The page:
The banking organization Santander Group will support graduate-level research at Georgetown University in the field of social economy as part of a $2 million partnership agreement, according to a Jan. 17 announcement.
Georgetown and Santander aim to train students, scholars and citizens who will be mindful of the need to incorporate social justice into business.
Social economy is an interdisciplinary field that covers a range of concepts including business, law and public policy and deals with the social and environmental responsibility of the private sector.
Dean of the Graduate School of Arts and Sciences and member of the partnership’s steering committee Norberto Grzywacz said both parties have shown commitment to their respective communities in the past in helping the public.
“Georgetown has historically been a university that, in addition to its education and research mission, has had a deep core value on the common good,” Grzywacz said.
Santander U.S. Chief Counsel Michael Lipsitz said the group’s social engagement projects and cooperation with other academic institutions are unrivaled amongst banks and other financial institutions.
“We create opportunities for students, we grant scholarships, we partner with the universities on various initiatives and projects like the one we’re doing with Georgetown,” Lipsitz said. “We actually believe that we are the biggest or among the biggest of financial services institutions that have programs like this.”
According to Lipsitz, universities play an important role in influencing community-oriented endeavors and therefore can produce many potential customers for banks.
“Universities create knowledge, they provide services, they teach, they do a number of things,” Lipsitz said. “Thriving, stable, well-educated global communities are good for business, it’s good for commerce, it’s good for the economy. It’s a win-win.” Harvard University Professor Shawn Cole said social inclusion involves improving society and increasing public access to money and financial institutions such as banks.
“Social inclusion is the responsibility that we have to lead societies to improve — to get better. One of the important dimensions for this society to get better is access to money, access to financial services that is, by no means, trivial for us,” Cole said.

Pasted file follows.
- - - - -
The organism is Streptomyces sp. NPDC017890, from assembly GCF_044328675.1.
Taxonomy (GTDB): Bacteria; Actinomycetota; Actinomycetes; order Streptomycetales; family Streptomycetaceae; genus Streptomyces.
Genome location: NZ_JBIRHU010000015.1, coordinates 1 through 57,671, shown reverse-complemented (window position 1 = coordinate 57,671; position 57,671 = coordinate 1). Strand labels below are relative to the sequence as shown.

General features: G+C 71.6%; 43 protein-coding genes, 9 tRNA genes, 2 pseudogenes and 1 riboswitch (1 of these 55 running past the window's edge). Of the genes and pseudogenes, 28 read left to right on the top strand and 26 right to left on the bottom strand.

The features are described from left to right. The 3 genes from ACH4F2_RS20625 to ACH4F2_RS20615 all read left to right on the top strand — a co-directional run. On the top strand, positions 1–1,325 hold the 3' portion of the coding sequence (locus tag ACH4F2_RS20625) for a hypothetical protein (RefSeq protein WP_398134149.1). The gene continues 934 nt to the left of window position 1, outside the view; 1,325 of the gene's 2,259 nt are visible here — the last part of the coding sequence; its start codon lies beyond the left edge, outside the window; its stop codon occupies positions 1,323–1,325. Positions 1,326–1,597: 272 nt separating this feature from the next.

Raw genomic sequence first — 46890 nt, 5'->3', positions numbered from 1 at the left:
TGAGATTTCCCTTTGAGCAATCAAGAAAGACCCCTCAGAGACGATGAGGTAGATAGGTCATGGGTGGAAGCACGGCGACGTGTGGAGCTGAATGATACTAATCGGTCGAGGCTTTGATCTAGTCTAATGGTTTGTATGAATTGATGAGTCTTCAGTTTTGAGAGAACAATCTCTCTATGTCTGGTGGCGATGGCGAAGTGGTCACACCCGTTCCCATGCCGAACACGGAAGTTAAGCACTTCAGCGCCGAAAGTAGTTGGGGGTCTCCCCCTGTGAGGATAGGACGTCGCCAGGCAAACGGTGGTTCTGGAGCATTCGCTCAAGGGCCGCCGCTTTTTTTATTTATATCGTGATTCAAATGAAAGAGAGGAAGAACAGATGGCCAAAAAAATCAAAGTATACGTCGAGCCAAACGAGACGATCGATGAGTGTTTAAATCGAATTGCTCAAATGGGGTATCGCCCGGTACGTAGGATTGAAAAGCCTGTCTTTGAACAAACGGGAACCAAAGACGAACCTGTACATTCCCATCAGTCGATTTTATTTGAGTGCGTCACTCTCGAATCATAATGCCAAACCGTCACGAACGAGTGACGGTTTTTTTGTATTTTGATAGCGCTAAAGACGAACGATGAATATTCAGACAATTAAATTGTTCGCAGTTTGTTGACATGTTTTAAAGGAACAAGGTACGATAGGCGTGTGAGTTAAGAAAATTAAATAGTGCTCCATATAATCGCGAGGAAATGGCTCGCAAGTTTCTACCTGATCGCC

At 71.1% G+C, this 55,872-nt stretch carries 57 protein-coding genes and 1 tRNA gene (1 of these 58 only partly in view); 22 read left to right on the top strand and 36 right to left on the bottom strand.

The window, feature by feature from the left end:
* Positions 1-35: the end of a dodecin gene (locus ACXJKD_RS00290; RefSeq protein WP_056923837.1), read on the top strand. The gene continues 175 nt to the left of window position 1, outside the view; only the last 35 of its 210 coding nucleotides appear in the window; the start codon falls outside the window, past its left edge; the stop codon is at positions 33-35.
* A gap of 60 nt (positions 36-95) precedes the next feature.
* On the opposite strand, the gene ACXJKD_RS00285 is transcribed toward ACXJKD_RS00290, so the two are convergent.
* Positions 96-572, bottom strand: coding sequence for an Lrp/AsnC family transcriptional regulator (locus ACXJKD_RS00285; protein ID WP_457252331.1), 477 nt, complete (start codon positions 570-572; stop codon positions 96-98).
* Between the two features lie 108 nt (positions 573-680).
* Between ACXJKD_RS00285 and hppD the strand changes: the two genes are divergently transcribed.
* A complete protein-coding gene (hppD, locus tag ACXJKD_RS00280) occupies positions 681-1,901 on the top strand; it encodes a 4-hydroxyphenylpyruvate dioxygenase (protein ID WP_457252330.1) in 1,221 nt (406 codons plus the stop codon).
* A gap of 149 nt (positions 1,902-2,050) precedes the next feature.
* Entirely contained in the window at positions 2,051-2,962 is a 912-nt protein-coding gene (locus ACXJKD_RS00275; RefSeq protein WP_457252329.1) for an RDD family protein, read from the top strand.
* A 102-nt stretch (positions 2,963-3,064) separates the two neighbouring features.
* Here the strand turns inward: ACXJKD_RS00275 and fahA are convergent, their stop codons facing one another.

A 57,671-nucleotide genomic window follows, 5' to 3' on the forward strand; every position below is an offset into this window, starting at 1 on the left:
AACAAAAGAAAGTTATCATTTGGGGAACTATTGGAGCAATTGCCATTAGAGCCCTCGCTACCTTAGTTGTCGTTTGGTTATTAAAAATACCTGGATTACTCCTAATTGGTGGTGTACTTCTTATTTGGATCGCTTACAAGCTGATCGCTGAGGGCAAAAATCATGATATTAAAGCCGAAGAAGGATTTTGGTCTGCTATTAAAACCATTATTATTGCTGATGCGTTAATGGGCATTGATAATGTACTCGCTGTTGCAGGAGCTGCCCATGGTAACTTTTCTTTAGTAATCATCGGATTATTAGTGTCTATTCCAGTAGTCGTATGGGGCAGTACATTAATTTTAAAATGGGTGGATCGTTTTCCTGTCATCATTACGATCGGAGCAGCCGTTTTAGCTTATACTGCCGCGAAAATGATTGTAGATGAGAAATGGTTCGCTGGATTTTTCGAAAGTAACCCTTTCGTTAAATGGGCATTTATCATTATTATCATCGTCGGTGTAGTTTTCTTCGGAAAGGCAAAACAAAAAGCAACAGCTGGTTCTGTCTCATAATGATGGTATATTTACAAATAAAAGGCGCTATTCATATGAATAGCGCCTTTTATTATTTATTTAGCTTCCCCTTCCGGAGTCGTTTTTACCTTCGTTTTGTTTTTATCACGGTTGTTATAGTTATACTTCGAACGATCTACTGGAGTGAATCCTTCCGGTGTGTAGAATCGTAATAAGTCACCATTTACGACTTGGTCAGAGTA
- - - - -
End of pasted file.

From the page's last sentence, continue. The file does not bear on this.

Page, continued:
Cole, who participated in the partnership’s inaugural event about social inclusion, also appealed to the importance of institutional commitment in which organizations both are able to effect societal change and profit at the same time.
“Social enterprise is organizations that are committed to creating social, positive change in the world, but focusing on often-earned revenues or even profits,” Cole said. “Social enterprise means doing good and being good but at the same time, making it sustainable.”
Georgetown and Santander plan on hosting a summer workshop for graduate students. According to Georgetown Professor Ricardo Ernst, graduate students will learn the importance of financial inclusion and be able to devise sustainable mechanisms to support communities.
“In July, we have a workshop where the goal there, in addition to academic purposes, will be to have the students think about how to achieve financial inclusion,” Ernst said.
Ernst also said that Georgetown plans to hold two forums throughout the year in which participants will discuss an array of pertinent social issues, including access to health care.
“We hold three forums a year. The first was held in October, and we had several very good speakers and a second coming up in February,” Ernst said. “The next one will tackle the issue of health care and how health care can be paid for.”
Also crucial to the cooperation is linking Georgetown with other universities through the network Universia, which hosts the online journal “Globalization, Competitiveness, and Governability.” Ernst said this allows for the accumulation and sharing of useful knowledge on social inclusion amongst several academic institutions.
“Santander Bank has been working with Georgetown to link all of the universities in Latin America with many universities in the U.S.,” Ernst said. “Universia is actually the one for the first and only virtual journal that Georgetown has.”
According to Cole, the current generation’s value-driven mindset has the potential to drive the future of social enterprise in new and innovative ways.
“Today’s younger generation is insistent that their employment opportunities, their investment decisions, their consumption decisions, align with their values,” Cole said. “So we’re seeing a potential change.”
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